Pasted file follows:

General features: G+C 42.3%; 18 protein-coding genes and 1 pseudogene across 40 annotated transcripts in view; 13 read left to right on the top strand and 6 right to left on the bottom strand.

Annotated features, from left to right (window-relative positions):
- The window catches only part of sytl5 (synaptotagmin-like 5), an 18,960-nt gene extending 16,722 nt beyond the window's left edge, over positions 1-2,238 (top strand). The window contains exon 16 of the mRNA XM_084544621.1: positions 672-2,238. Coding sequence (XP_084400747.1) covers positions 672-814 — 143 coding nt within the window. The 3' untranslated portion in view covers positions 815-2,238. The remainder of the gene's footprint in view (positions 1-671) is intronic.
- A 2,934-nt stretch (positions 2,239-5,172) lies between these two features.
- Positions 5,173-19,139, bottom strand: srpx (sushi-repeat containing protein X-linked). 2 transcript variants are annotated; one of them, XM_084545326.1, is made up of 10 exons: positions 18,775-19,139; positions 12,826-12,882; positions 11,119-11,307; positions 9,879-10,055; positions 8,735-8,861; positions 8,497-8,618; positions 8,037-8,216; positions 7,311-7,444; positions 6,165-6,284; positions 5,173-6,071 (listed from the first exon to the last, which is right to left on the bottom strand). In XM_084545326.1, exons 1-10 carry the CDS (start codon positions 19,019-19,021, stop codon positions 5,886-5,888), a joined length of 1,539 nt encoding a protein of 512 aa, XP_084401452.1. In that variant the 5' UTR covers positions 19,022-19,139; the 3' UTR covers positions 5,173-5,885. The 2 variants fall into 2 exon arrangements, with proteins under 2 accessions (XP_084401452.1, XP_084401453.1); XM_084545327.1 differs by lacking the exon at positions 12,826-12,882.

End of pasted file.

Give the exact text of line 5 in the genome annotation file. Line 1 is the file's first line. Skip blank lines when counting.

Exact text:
- Positions 5,173-19,139, bottom strand: srpx (sushi-repeat containing protein X-linked). 2 transcript variants are annotated; one of them, XM_084545326.1, is made up of 10 exons: positions 18,775-19,139; positions 12,826-12,882; positions 11,119-11,307; positions 9,879-10,055; positions 8,735-8,861; positions 8,497-8,618; positions 8,037-8,216; positions 7,311-7,444; positions 6,165-6,284; positions 5,173-6,071 (listed from the first exon to the last, which is right to left on the bottom strand). In XM_084545326.1, exons 1-10 carry the CDS (start codon positions 19,019-19,021, stop codon positions 5,886-5,888), a joined length of 1,539 nt encoding a protein of 512 aa, XP_084401452.1. In that variant the 5' UTR covers positions 19,022-19,139; the 3' UTR covers positions 5,173-5,885. The 2 variants fall into 2 exon arrangements, with proteins under 2 accessions (XP_084401452.1, XP_084401453.1); XM_084545327.1 differs by lacking the exon at positions 12,826-12,882.